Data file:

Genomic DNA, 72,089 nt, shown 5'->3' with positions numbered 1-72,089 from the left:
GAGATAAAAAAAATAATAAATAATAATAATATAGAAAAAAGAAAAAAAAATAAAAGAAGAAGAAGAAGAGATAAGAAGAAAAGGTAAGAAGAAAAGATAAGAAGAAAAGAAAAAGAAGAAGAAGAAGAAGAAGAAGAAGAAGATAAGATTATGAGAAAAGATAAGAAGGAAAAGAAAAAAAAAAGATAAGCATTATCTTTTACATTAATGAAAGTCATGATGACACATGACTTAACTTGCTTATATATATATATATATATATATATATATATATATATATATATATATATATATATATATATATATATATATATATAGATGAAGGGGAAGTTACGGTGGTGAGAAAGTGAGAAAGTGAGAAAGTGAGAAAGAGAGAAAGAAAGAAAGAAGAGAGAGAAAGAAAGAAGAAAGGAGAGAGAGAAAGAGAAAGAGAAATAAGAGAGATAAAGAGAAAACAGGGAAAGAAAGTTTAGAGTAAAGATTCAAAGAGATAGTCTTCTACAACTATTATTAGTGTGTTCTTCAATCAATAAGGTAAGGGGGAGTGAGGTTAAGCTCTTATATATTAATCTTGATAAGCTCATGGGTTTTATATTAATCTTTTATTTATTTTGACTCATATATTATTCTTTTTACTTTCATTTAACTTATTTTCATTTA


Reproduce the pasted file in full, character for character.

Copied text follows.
Genomic DNA, 72,089 nt, shown 5'->3' with positions numbered 1-72,089 from the left:
GAGATAAAAAAAATAATAAATAATAATAATATAGAAAAAAGAAAAAAAAATAAAAGAAGAAGAAGAAGAGATAAGAAGAAAAGGTAAGAAGAAAAGATAAGAAGAAAAGAAAAAGAAGAAGAAGAAGAAGAAGAAGAAGAAGATAAGATTATGAGAAAAGATAAGAAGGAAAAGAAAAAAAAAAGATAAGCATTATCTTTTACATTAATGAAAGTCATGATGACACATGACTTAACTTGCTTATATATATATATATATATATATATATATATATATATATATATATATATATATATATATATATATATATATATATAGATGAAGGGGAAGTTACGGTGGTGAGAAAGTGAGAAAGTGAGAAAGTGAGAAAGAGAGAAAGAAAGAAAGAAGAGAGAGAAAGAAAGAAGAAAGGAGAGAGAGAAAGAGAAAGAGAAATAAGAGAGATAAAGAGAAAACAGGGAAAGAAAGTTTAGAGTAAAGATTCAAAGAGATAGTCTTCTACAACTATTATTAGTGTGTTCTTCAATCAATAAGGTAAGGGGGAGTGAGGTTAAGCTCTTATATATTAATCTTGATAAGCTCATGGGTTTTATATTAATCTTTTATTTATTTTGACTCATATATTATTCTTTTTACTTTCATTTAACTTATTTTCATTTA